The Future of Cities Series: Conclusion

Over five millennia, cities have demonstrated their essential resiliency. They now are transforming to a pattern based on digital commuting.

The Future of Cities: Next Generation Suburbs

Next generation suburbs can be designed to preserve the environment, and advantage that urban core cities could never achieve.

Fred Siegel’s Legacy

Fred Siegel’s passing this weekend represented a huge loss not just for me personally but, more importantly, for all those concerned with the future of the United States, and particularly its cities. Fred was fearless, willing to take on conventional wisdom but always tethered to history in a way that is increasingly rare.

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The Future of Cities: Utah and Salt Lake City Policy Innovations in Homelessness, Poverty, and Healt …

The size of government matters, but so does the nature of what government does — and what people do about homelessness, poverty, and health.

What Really Divides America

For almost a decade, the West has been engaged in a deepening conflict. Sometimes it flares up as a political debate; sometimes as a culture war. But whatever form it takes, it is inevitably framed as a disagreement between classes, races or ideologies.

This is a mistake. Demography may be destiny, but it is geography that determines its political shape. The greatest division today is to do with place: in particular, three basic terroirs — urban, suburban and rural — which reflect a divergence in economic interest, family structure and basic values, particularly between big city economies and those on the periphery.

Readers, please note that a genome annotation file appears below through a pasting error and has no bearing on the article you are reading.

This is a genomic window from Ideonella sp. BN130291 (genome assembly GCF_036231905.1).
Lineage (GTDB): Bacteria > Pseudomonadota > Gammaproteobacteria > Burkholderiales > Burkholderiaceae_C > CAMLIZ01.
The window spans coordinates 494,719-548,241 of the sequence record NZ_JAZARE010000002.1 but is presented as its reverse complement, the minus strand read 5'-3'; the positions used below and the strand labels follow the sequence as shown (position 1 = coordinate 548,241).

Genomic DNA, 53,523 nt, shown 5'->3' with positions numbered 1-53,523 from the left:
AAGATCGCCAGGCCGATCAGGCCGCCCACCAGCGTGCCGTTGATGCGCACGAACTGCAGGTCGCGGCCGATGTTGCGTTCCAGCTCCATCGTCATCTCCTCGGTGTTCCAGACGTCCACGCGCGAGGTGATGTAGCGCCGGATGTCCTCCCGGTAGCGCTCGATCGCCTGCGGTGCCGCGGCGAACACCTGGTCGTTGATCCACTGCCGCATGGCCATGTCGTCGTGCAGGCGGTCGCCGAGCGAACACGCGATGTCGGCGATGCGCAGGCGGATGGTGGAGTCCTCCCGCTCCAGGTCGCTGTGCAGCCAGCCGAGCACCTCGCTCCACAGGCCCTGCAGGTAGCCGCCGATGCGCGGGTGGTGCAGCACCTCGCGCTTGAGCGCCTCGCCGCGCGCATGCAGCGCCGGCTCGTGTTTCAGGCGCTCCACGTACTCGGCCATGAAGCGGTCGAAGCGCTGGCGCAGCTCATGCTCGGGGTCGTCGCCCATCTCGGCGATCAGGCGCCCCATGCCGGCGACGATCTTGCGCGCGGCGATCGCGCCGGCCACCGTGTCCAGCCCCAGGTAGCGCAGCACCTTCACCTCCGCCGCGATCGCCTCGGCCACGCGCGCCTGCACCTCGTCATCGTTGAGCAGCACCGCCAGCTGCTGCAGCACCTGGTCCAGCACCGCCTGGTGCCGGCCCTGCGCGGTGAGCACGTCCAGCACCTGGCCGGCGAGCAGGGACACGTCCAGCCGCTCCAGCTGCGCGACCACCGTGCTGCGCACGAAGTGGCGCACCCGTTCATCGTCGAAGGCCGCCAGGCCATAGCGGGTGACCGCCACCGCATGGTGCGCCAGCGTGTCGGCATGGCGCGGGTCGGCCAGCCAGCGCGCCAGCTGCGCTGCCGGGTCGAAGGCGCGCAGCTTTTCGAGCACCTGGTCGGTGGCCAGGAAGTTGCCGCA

This fracture is widening at a time when the demographic balance between these regions is shifting. For much of the past two centuries, the overwhelming inclination was towards urbanisation, with dense cores serving as the prime engines of economic, cultural and social change. Today, however, that pattern is shifting, particularly since the pandemic, which saw two million citizens move out of big US cities. Even in urban-oriented Europe, 63% of cities experienced a population decline during the pandemic.

Does this mean “the era of urban supremacy is over”, as the New York Times put it? Quite possibly. But don’t expect the urban leadership to acknowledge it. Even as they desperately attempt (and largely fail) to lure workers back downtown, urban political interests continue to dominate the national conversation — even amid high levels of crime, street-level disorder and the resulting shuttering of businesses.